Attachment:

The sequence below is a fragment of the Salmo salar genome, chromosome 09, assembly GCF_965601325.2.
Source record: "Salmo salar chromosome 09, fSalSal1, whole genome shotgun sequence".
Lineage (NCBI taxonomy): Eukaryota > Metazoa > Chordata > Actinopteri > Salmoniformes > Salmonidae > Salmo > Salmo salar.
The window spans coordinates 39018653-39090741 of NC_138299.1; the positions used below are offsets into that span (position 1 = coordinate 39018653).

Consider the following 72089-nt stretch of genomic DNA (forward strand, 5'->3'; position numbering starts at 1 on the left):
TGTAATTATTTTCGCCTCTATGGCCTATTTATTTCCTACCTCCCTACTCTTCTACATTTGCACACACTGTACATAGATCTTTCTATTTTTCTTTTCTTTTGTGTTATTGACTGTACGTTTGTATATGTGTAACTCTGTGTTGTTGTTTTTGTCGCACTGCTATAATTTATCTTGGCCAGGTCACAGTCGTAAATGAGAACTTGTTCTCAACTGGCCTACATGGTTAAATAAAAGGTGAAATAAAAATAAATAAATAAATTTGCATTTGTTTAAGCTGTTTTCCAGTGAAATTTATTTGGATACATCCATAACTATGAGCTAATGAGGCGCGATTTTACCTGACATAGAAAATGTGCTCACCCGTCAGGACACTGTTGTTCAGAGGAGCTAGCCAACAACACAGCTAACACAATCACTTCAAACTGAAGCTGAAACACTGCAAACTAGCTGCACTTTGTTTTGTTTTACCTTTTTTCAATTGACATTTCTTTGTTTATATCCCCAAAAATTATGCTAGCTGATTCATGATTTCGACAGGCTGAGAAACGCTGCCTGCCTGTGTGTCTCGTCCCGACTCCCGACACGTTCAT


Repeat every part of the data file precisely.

The sequence below is a fragment of the Salmo salar genome, chromosome 09, assembly GCF_965601325.2.
Source record: "Salmo salar chromosome 09, fSalSal1, whole genome shotgun sequence".
Lineage (NCBI taxonomy): Eukaryota > Metazoa > Chordata > Actinopteri > Salmoniformes > Salmonidae > Salmo > Salmo salar.
The window spans coordinates 39018653-39090741 of NC_138299.1; the positions used below are offsets into that span (position 1 = coordinate 39018653).

Consider the following 72089-nt stretch of genomic DNA (forward strand, 5'->3'; position numbering starts at 1 on the left):
TGTAATTATTTTCGCCTCTATGGCCTATTTATTTCCTACCTCCCTACTCTTCTACATTTGCACACACTGTACATAGATCTTTCTATTTTTCTTTTCTTTTGTGTTATTGACTGTACGTTTGTATATGTGTAACTCTGTGTTGTTGTTTTTGTCGCACTGCTATAATTTATCTTGGCCAGGTCACAGTCGTAAATGAGAACTTGTTCTCAACTGGCCTACATGGTTAAATAAAAGGTGAAATAAAAATAAATAAATAAATTTGCATTTGTTTAAGCTGTTTTCCAGTGAAATTTATTTGGATACATCCATAACTATGAGCTAATGAGGCGCGATTTTACCTGACATAGAAAATGTGCTCACCCGTCAGGACACTGTTGTTCAGAGGAGCTAGCCAACAACACAGCTAACACAATCACTTCAAACTGAAGCTGAAACACTGCAAACTAGCTGCACTTTGTTTTGTTTTACCTTTTTTCAATTGACATTTCTTTGTTTATATCCCCAAAAATTATGCTAGCTGATTCATGATTTCGACAGGCTGAGAAACGCTGCCTGCCTGTGTGTCTCGTCCCGACTCCCGACACGTTCAT